Agriculture must provide food today and tomorrow. Keeping the potential to feed the world for future generations is not an option; it is a necessity. Agriculture must produce in a sustainable manner. It must meet both the demand for food, but also be able to continue meeting future demand. It must take all necessary actions to ensure there will be enough water, enough soil, enough organic matter and enough nutrients to keep producing. It must also make sure that it does not contaminate the water and the soil. Agriculture must be sustainable from an environmental point of view, but it also must prove sustainable financially and socially. Without agriculture, there cannot be prosperous societies. To have agriculture, the world needs farmers. Farming must be an attractive occupation that allows those who practice it to make a decent living. This is more important today and in the future than it has ever been before.

Future food production must be innovative. Innovation is essential to solve current and future problems. It is the main trait of the human genius. Finding new ways of doing a better job and meeting all the future needs is a must if humanity wants to succeed in feeding its growing population. However, innovation is not the same as high-tech. Innovations do not need to be complicated and expensive. Innovation must integrate science, experience, common sense and practicality. Innovation does not oppose the past and the present or the future. It comes for the search of the best of all worlds. Innovation is useful only when it solves actual problems. It is not a doctrine of its own. The purpose of innovation is not about R&D for the sake of new products that help boost sales of those who market them. Its primary purpose is really about helping others succeed. Innovation must start from the market. What does the customer need to do a better job? The answer will be much more successful and better accepted if it starts from the market end, instead of being pushed onto the customers. This leads me to the next point: the necessity of being market-oriented.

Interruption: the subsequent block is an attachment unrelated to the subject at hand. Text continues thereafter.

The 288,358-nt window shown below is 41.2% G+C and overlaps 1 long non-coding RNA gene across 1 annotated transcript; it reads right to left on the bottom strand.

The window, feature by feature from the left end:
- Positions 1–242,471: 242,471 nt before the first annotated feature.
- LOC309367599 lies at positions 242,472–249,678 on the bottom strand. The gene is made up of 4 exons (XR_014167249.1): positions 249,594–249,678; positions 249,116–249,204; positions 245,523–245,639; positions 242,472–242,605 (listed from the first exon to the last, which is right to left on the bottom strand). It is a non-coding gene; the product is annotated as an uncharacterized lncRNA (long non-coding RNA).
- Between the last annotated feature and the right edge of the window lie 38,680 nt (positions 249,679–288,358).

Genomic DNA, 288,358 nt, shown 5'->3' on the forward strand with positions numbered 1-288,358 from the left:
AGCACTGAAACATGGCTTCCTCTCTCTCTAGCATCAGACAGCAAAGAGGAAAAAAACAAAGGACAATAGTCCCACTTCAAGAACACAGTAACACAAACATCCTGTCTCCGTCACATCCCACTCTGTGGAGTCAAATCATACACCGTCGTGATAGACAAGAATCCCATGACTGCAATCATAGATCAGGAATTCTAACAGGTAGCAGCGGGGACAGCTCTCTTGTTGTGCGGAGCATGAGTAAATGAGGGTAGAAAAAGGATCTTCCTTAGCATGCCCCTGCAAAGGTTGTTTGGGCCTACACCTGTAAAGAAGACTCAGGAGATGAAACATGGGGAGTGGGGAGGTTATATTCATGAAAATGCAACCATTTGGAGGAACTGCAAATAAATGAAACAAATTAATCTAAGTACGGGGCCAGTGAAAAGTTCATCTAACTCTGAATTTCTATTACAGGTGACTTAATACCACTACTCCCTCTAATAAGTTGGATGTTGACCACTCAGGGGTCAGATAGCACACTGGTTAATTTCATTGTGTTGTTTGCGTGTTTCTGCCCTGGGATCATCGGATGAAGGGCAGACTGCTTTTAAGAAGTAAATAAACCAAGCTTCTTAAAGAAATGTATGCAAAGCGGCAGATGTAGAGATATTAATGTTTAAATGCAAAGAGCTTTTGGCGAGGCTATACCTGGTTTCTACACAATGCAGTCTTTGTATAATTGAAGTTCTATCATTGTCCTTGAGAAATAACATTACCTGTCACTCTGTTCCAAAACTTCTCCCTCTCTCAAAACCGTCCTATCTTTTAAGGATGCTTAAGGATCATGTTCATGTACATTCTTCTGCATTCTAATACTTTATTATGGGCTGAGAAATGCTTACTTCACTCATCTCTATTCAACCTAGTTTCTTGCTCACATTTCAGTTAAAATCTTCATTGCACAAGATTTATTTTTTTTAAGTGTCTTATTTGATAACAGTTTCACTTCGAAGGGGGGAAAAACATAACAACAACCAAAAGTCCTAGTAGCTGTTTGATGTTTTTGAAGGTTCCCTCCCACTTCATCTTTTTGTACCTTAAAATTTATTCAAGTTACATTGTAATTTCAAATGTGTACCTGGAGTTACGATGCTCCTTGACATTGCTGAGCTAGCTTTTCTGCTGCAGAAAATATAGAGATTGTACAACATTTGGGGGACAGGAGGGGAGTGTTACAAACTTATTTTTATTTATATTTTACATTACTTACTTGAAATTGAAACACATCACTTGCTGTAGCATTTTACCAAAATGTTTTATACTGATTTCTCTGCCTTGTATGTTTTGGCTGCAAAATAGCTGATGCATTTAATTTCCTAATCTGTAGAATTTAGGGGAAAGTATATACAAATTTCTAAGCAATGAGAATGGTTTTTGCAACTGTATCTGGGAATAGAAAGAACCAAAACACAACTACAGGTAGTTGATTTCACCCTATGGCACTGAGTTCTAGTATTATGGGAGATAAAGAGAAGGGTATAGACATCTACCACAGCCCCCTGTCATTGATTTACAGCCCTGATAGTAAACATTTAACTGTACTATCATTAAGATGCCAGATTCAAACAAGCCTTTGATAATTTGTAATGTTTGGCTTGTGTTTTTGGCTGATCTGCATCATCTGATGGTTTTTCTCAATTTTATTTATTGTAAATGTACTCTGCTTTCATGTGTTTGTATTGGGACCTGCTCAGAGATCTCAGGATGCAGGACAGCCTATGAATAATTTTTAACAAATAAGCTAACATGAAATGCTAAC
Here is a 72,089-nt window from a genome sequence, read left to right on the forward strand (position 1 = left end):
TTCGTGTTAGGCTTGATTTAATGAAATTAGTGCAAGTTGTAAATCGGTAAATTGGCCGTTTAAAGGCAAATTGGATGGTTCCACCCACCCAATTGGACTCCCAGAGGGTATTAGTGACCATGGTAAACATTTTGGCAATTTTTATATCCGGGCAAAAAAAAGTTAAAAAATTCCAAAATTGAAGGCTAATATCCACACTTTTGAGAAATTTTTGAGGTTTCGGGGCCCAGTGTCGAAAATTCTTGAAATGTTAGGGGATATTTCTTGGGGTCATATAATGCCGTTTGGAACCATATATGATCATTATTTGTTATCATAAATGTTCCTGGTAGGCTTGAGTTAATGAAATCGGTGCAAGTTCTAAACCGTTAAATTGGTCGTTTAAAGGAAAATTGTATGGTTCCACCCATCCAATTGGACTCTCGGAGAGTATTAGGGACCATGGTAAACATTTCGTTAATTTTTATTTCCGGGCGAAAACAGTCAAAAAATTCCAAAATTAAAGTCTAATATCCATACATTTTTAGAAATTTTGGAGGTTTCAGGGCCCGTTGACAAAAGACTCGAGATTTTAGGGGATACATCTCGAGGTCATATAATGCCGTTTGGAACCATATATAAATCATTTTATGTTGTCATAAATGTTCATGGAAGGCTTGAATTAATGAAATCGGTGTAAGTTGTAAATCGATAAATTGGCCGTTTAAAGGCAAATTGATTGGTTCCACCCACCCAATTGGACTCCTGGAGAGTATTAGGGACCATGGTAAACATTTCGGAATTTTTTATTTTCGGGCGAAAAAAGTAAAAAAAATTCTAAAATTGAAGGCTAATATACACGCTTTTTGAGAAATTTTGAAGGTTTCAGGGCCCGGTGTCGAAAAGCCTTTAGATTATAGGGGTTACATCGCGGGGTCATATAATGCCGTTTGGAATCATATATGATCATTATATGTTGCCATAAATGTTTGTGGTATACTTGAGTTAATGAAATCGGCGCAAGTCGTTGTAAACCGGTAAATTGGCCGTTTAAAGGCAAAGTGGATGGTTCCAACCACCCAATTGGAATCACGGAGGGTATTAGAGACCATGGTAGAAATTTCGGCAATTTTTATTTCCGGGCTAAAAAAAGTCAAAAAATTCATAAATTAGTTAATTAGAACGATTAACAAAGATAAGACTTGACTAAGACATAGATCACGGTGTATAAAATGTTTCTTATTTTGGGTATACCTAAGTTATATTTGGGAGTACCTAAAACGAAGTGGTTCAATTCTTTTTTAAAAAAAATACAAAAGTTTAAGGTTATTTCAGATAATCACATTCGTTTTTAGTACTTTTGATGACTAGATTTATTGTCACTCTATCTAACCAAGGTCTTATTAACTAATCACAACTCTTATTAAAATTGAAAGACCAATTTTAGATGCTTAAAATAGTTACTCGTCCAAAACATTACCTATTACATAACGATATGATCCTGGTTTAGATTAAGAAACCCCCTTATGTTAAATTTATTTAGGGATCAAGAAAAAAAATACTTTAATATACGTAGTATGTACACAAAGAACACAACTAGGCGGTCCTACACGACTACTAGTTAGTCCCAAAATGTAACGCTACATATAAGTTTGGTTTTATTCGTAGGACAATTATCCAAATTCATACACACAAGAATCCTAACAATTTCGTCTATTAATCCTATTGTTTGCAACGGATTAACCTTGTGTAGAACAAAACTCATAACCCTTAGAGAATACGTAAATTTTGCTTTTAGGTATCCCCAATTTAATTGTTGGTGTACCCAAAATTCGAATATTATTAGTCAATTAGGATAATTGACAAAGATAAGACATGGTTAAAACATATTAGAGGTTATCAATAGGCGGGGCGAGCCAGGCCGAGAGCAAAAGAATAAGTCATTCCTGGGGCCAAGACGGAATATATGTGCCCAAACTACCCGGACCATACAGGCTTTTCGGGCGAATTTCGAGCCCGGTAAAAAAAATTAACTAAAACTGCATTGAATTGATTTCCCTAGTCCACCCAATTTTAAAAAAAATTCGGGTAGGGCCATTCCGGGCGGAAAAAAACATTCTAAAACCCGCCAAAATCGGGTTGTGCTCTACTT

Market orientation is the best approach for any type of business activity. It is true for R&D, but it is true for farming, too. Developing and producing by investing large amounts of money are much more effective and cost-efficient when the markets and the infrastructure are there. Offering what customers need has a much higher level of success than trying to convince buyers who are not very interested. The prices and the margins are always higher in a pull strategy. Market orientation also means that the infrastructure to bring the goods to the final users exists and that it actually works. One of the main scandals in today’s agriculture supply chain is the postharvest losses. It is outrageous that food that has been produced at the high cost of money, labor, water, energy, inputs and the farmers’ time rots in the fields or in deficient storage while it is good for consumption. It is the responsibility of all partners in production, supply chain and government to co-operate by organizing operations, so that food reaches those who need it.